Completely agree with the Author. The time is ripe to create Pakistan’s first Silicon Valley. We can keep trying though however, Pakistan will never move forward until extremists are given life sentences. Korea, India, Singapore, Japan, these are not countries on another planet, they are merely 500kms from Pakistan and yet we are stuck with extremism, instead our vast human potential should be utilised to create South Asia’s biggest and most successful Silicon Valley.
    .
    Tech start ups in Pakistan struggle for funding, imagine if billions used to fight terrorism could be used to foster such growth in Pakistan. But not before our Judges grow some and start handing out sentences.Recommend

  • mahakaalchakra
    Oct 5, 2015 - 8:43PM

    Pakistan has IT expertise but used only for destructive purposes such as johri command and control, remote armed UAV and many more types of cruise missiles. All was developed by Pakistani IT and engineers; who says China secretly allowed TOT for these technologies.Recommend

  • Shridhar
    Oct 5, 2015 - 11:27PM

    @RT Mumbai will lose it’s importance as financial center once GIFT city in Gujarat comes up by around 2025. Mumbai is always Mumbai, Ahmadabad in Gujarat can never match it in the foreseeable future.. A city is not just infrastructure but it involves also the people… Cities of Gujarat don’t have cosmopolitan atmosphere in them… Recommend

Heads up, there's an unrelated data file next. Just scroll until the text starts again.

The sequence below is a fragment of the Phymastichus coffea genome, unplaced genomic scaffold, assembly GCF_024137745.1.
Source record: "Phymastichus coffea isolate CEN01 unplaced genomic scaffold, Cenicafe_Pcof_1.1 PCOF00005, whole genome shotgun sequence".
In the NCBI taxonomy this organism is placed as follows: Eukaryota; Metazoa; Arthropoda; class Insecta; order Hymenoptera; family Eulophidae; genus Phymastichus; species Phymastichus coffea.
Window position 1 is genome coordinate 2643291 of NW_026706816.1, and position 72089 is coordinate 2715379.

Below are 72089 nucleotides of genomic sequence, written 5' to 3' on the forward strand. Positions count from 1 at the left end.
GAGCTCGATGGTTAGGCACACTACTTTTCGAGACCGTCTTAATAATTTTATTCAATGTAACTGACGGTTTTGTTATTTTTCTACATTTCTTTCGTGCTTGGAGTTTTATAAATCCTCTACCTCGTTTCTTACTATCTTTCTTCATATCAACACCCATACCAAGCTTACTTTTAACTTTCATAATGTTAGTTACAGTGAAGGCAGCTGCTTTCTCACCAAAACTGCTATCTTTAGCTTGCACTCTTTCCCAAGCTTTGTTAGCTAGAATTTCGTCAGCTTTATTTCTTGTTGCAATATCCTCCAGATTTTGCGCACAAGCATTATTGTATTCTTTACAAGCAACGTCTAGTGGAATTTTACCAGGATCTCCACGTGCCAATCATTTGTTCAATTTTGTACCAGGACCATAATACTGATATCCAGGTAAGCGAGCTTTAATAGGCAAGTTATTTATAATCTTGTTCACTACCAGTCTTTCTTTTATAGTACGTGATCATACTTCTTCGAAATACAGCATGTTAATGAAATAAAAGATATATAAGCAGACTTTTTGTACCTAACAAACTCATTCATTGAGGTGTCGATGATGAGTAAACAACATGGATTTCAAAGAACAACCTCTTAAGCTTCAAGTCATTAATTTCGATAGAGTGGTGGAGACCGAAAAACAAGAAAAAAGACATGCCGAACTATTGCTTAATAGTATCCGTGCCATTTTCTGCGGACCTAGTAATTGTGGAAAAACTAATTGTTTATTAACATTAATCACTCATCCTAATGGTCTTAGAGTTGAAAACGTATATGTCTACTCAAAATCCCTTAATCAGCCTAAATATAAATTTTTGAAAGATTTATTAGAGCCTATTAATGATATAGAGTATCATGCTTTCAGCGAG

• SNKN
    Oct 5, 2015 - 11:55PM

    @mahakaalchakra

    Don’t make sweeping generalizations…. The fact is that Pakistan’s IT sector has started to gain momentum… And successful venture capital from int’l investors has started to support IT companies in Pakistan including the likes of Microsoft, Sony etc who have their set ups in Pakistan and are gradually expanding their businesses. Bayut, Zameen, Netsol and a host of such local companies have successfully taken off meeting B2B, B2C and C2C needs in Pakistan and in international markets. It’s only a matter of time…momentum is on.Recommend

  • Sri Varahadev
    Oct 6, 2015 - 7:13AM

    No need to get carried away and make mountains out of a molehill. Netsol, the poster child of Pakistan IT, has a turnover of just over 50 Million dollars and is a loss maker. The other IT companies in Pakistan are even tinier.Recommend

  • Spaced Out
    Oct 7, 2015 - 3:16AM

    Interesting article but a bit scattered in its theory argument.

    Mr Burki makes makes a good point on the role of US govt, academic, private enterprise in innovaiton but misses the opportunity to show how it was the work of these stakeholders in California that createan ecosystem later recognized as Silicon Valley.

    You are also incorrect in your argument on Bangalore and Hyderabad. Some of the other commentators have talked about IISc etc and I would like to add another suggestion on why the IT and IT enabled services industry took off. Southern India is obsessed with engineering as a profession and affirmative action policies of the South (much in advance of the north) has produced a glut of low or medium level talent that has been tapped by IT companies. True innovation is only now coming to the fore with start-up taking off but this wide pool of talent was great for the relatively basic nature of the jobs in the outsourcing industry. Recommend

More in Opinion